• Gro-Gifted – A brain science based website that promotes a “comprehensive and accurate understanding of giftedness through research and outreach”. This group shares current studies/findings on neuroanatomical and physiological aspects of giftedness, as well as best practices pertaining to gifted ed.
  • Hoagies Gifted Education – The award winning “All Things Gifted” resource for parents, teachers, administrators, mental health professionals, and gifted kids and adults.
  • SENG-Supporting Emotional Needs of the Gifted
  • Gifted Development Center – The Institute for the Study of Advanced Development (ISAD) is a nonprofit research corporation—501©3—with an international advisory board, directed toward the study of giftedness, advanced development, and undeveloped potential in women.
  • Visual Spatial Resource
  • Oregon Department of Education
  • Genius Denied – Our mission is to recognize, nurture and support profoundly intelligent young people and to provide opportunities for them to develop their talents to make a positive difference.
  • Free Spirit Publishing – Free Spirit has had the same mission for over 27 years: to provide children and teens—and the adults who care for and about them—with the tools they need to succeed in life and to make a positive difference in the world.
  • Great Potential Press – Great Potential Press is an award-winning publishing company devoted to books and videos for parents and teachers of gifted children.
  • Family Education – Talented and Gifted – Resources for parents of gifted children

  • Author


    Adderholdt, M.

    Perfectionism: What’s Bad About Being Too Good?

    Daniels, Dr. Susan

    Living with Intensity: Understanding the Sensitivity, Excitability, and Emotional Development of Gifted Children, Adolescents, and Adults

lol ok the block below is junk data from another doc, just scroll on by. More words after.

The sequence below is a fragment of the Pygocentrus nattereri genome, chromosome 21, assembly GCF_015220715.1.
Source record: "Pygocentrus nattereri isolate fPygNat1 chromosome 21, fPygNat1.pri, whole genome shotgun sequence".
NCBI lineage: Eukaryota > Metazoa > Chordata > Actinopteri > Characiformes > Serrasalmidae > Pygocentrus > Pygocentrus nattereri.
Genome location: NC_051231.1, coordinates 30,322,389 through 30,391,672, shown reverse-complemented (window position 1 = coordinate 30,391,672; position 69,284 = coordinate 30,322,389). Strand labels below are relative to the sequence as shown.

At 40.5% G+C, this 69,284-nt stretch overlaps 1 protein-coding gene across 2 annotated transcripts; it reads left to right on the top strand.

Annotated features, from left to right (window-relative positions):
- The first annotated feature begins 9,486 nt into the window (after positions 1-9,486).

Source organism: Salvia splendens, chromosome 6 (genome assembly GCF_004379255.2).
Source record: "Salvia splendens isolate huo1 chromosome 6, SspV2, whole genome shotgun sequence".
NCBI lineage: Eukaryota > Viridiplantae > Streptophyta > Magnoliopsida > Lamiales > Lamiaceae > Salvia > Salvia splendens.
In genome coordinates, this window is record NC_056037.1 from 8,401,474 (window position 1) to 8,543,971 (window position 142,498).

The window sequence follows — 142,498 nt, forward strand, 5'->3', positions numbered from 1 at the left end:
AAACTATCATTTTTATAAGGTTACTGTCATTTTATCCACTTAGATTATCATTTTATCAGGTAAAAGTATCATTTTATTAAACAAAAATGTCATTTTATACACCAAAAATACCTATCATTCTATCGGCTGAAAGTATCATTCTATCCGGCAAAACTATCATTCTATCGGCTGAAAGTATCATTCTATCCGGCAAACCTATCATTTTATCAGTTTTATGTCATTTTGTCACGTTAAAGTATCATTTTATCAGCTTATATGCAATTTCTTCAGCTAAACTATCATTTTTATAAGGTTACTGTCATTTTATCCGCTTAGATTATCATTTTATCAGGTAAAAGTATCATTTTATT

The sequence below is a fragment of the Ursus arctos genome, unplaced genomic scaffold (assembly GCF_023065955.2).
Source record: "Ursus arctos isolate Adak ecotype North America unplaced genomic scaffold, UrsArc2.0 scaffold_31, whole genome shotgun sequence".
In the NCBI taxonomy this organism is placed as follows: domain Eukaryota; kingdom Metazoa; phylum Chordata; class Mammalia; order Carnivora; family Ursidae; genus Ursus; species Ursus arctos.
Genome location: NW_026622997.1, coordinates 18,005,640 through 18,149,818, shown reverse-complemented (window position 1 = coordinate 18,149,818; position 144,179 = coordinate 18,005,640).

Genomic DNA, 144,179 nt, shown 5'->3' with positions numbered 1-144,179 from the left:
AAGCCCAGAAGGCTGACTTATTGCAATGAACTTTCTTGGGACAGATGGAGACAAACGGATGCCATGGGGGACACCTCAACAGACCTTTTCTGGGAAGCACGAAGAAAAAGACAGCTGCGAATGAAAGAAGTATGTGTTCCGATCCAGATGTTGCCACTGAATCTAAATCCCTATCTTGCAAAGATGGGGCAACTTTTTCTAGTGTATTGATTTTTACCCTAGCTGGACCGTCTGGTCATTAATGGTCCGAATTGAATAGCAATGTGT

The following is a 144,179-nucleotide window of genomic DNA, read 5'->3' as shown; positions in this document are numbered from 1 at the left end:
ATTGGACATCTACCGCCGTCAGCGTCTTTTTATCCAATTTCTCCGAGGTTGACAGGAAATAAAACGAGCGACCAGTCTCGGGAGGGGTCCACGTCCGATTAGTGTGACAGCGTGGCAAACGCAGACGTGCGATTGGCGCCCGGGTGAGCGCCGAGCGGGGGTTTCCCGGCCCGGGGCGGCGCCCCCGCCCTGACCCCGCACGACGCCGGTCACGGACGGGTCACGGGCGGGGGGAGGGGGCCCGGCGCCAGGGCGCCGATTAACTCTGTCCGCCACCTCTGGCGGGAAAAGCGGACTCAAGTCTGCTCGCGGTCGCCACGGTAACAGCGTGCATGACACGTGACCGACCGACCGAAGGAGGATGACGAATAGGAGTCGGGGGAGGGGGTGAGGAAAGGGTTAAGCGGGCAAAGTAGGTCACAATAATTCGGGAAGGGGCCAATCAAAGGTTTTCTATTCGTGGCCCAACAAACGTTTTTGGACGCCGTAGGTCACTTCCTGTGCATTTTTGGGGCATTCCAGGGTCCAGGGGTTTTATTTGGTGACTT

Delisle, James

    Parenting Gifted Kids: Tips for Raising Happy and Successful Children

    Galbraith, J. & Delisle, J.

    The Gifted Kids’ Survival Guide: For Ages 10 & under

    Galbraith, J. & Delisle, J.

    The Gifted Kids’ Survival Guide: A teen Handbook

    Galbraith, J. & Delisle, J.

    When Gifted Kids Don’t Have All the Answers — How to Meet Their Social and Emotional needs

    Greene, Rebecca

    The Teenagers’ Guide to School Outside the Box

    Greenspon, Thomas S.

    Freeing Our Families From Perfectionism

    Mooney, Jonathan & Cole, David

    Learning Outside the Lines

    Neihart, M. & Reis, S., et al

    The Social and Emotional Development of Gifted Children

    Olenchak, F. Richard

    They Say My Kid’s Gifted: Now What?

    Rimm, Dr. Sylvia

    Why Bright Kids Get Poor Grades—And What You Can Do About It

    Rogers, Dr. Karen

    Re-forming Gifted Education: Matching the Program to the Child

    Schmitz, C. & Galbraith, J.

    Managing the Social and Emotional Needs of the Gifted

    Sternberg, R.J.

    Beyond IQ: A Triarchic Theory of Human Intelligence

    Sternberg, R.J. & Davidson, J.E.

    Conceptions of Giftedness

    Strip, Carol A.

    Helping Gifted Children Soar

    Yahnke Walker, Dr. Sally

    The Survival Guide for Parents of Gifted Kids